Charities provide many beneficial services to the community in important areas like education, religion, health care and relief of poverty. To carry out their charitable work, charities often solicit donations by telephone, mail or in person. Most charitable solicitations are reputable but some are not.

Here are some tips to help you make sure your donations are used for the good work you wish to support. Remember it's your money. If in doubt say NO, until you get the information you need. A donor's best protection is to educate themselves about the charity.

Tips on Dealing with Canvassers and Telephone Solicitations

Many people who solicit funds are volunteers who donate their time to raise funds for their charity. But some canvassers or telephone solicitors work for profit-making businesses that are paid to collect money for charity. Others are not collecting for charity at all.

If you are concerned about the legitimacy of a charity, satisfy your concerns before you donate. You're not wasting the canvasser's time by asking questions. If you aren't satisfied with the answers, or still aren't comfortable giving to the charity, do not feel pressured to give.

Here are some questions you might want to ask, and some ways to check out what you are told:

  • Ask if your contribution can be claimed as an income tax donation credit. If so, ask for the charity's registration number. You can check this on the Canada Revenue Agency's website or by contacting them by phone. Its contact information is listed below. Not all not-for-profit organizations are charities. A receipt for your donation is only tax deductible if an official charitable receipt is issued. Beware, some questionable organizations use a corporate number to suggest they are a registered charity. A charity registration number includes the letters "RR".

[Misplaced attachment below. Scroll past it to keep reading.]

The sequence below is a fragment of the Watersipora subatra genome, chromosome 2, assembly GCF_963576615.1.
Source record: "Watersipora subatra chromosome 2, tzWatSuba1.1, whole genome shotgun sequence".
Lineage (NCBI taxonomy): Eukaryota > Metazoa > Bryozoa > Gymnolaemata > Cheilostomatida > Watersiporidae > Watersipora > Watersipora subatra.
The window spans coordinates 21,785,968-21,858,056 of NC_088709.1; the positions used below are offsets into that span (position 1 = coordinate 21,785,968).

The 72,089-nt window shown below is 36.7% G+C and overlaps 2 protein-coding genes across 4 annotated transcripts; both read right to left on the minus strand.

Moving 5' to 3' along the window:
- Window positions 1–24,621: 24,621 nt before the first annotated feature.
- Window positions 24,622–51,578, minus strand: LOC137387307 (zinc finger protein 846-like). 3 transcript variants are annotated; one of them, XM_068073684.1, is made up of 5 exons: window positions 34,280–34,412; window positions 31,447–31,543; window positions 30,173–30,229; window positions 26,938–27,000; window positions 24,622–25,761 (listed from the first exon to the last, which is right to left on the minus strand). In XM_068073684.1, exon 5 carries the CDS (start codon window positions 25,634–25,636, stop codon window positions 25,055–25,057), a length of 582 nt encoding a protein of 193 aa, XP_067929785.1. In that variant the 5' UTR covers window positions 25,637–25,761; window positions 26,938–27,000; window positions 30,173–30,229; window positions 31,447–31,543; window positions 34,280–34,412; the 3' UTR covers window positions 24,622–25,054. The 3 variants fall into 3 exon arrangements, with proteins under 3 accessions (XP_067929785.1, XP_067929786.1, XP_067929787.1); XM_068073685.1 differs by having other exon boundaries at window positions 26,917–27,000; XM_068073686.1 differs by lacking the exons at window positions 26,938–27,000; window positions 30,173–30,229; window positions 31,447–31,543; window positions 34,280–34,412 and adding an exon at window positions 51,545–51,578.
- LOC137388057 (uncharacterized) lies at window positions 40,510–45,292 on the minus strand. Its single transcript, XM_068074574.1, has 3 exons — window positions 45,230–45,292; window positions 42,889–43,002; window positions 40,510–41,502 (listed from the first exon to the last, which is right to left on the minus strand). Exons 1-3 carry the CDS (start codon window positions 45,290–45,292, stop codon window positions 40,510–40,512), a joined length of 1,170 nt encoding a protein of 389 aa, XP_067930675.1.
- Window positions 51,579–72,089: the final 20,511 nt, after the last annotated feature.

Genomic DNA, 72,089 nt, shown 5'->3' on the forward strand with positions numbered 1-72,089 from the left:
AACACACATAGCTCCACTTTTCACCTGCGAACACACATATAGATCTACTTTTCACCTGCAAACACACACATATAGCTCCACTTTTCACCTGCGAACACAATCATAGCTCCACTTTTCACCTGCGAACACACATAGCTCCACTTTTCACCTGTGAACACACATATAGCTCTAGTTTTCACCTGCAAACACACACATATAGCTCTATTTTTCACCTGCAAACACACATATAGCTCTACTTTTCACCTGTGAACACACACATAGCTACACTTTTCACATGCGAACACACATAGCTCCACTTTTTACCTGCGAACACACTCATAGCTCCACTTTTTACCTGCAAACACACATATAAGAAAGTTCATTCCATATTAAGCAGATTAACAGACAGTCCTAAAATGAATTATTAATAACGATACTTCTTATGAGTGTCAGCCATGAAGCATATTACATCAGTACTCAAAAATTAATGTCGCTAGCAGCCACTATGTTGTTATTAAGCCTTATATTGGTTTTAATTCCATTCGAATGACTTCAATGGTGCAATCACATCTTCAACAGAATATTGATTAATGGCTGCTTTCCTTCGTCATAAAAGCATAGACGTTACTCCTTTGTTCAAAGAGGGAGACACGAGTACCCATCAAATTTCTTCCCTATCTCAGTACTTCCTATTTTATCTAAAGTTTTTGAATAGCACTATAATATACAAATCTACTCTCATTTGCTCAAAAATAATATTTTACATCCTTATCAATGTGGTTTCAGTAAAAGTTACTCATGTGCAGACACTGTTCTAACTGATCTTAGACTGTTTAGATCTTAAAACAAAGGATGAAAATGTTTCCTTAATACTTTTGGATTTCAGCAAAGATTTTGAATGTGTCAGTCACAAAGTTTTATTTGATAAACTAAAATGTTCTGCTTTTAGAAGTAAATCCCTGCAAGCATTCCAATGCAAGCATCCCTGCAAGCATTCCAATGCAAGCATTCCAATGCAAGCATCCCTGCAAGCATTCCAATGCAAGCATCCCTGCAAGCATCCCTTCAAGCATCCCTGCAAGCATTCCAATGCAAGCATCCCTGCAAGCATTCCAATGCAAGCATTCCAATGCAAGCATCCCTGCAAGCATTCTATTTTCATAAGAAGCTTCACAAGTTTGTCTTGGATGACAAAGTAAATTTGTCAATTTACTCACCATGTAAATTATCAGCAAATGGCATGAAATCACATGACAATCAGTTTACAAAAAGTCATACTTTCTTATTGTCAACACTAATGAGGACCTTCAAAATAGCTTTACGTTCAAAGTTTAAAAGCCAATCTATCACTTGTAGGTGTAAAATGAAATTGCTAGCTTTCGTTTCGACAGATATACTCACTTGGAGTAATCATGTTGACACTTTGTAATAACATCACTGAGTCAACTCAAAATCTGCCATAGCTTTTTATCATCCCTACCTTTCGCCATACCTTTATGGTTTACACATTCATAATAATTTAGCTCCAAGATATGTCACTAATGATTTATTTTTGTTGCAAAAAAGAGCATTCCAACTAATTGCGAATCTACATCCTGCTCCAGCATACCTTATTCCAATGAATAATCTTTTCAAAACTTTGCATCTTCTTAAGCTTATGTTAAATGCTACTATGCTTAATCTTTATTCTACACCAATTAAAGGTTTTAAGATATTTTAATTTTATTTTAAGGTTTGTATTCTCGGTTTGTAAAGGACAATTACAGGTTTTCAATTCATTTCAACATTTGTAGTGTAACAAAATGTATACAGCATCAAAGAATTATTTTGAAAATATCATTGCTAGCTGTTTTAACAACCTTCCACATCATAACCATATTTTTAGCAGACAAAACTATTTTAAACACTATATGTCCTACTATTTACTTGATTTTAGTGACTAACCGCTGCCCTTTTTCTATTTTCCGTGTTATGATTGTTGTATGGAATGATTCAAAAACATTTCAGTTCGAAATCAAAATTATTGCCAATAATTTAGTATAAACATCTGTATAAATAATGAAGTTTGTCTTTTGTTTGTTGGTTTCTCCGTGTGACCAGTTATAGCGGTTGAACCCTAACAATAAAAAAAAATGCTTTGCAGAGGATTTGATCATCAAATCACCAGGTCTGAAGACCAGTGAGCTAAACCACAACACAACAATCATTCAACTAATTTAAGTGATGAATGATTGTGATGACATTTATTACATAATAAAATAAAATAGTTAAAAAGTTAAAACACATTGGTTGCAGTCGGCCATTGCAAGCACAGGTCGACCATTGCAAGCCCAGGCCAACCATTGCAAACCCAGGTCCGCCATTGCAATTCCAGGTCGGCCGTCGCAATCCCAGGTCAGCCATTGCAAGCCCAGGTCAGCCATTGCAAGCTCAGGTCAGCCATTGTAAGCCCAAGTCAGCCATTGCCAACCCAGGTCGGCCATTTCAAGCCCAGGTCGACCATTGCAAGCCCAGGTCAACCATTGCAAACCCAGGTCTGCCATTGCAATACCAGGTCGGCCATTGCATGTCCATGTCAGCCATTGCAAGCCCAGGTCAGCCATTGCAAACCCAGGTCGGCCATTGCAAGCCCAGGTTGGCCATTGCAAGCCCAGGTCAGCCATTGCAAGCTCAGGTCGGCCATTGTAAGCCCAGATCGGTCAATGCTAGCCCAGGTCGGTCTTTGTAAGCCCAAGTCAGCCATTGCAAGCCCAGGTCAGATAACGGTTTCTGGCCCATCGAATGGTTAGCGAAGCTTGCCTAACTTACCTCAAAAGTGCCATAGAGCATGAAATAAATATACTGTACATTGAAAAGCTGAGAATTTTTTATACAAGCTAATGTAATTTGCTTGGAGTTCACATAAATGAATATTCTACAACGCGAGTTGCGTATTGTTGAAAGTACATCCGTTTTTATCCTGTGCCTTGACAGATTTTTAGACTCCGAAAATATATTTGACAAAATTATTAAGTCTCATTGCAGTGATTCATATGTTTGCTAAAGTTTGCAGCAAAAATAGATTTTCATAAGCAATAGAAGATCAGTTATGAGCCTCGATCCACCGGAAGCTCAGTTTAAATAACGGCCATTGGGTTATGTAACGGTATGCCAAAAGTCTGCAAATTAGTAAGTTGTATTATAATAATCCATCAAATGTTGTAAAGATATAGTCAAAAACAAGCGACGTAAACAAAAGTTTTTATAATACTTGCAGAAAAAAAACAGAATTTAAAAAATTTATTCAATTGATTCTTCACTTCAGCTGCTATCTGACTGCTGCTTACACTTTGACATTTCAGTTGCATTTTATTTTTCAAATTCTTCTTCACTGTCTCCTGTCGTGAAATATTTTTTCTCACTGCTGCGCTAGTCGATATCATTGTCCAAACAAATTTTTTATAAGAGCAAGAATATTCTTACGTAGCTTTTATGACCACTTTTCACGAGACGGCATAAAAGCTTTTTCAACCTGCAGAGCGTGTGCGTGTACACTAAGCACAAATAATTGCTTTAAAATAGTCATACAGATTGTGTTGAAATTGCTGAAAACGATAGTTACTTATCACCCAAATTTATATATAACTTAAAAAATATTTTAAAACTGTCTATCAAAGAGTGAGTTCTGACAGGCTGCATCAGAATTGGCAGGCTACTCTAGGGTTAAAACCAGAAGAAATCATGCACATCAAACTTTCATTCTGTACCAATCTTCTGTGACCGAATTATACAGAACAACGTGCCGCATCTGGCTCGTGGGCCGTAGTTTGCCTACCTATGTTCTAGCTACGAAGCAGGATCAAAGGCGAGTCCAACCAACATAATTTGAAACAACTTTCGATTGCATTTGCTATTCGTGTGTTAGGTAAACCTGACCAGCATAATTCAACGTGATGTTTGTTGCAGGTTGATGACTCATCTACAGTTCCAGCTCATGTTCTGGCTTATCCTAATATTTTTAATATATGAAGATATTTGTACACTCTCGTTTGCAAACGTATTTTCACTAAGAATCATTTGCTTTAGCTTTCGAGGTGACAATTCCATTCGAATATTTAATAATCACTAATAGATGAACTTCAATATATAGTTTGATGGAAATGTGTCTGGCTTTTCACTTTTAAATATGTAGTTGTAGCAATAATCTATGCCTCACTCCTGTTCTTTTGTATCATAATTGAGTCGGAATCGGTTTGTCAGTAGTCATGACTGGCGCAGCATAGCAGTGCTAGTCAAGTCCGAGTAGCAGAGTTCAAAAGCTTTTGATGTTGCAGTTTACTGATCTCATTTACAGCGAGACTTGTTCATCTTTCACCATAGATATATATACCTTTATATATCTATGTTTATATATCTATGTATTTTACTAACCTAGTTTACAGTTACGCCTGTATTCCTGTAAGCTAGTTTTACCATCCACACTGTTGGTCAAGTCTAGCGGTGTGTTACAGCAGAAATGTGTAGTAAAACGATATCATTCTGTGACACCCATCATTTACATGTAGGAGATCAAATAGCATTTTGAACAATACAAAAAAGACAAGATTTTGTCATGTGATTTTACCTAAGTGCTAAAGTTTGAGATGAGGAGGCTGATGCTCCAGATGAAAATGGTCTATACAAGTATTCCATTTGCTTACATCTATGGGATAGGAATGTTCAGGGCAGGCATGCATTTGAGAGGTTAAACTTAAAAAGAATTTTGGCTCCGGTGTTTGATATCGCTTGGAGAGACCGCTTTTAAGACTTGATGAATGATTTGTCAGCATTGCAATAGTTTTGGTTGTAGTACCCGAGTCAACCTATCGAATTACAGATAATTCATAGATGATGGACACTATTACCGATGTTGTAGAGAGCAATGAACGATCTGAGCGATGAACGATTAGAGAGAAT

• Ask for details about the work the charity does and where it is done.
  • Ask for the charity's full name and address, who sits on the Board, and how long it has been in existence.
  • Ask telephone solicitors where they are calling from.
  • Ask telephone solicitors to put their request in writing if that would make you feel more comfortable.
  • Ask door-to-door canvassers for identification and proof that they are authorized to solicit funds for the charity. You can call the organization to make sure the person is legitimate.
  • Ask if the canvasser is a volunteer or working for a commercial fundraiser. Many charities use for-profit fundraisers to conduct the fundraising campaigns. This is allowed, but it can be costly. The charity may get less than 20% of what is donated.
  • Ask what percentage of the donation will go to the charity, to administration expenses and if there is one involved, to the commercial fundraiser.

How to Check What you are Told

You don't have to give your donation to the canvasser or telephone solicitor right away. You can get information from the canvasser and check it later or you can check the charity's website.

The best way to make sure your donation is used as intended is to inform yourself. Check information given by the canvasser or telephone solicitor with the charity. Ask for written information about the charity such as brochures describing the charity's work or annual reports. Be wary of vague answers to questions and be careful if it appears that the charity is a one-person show.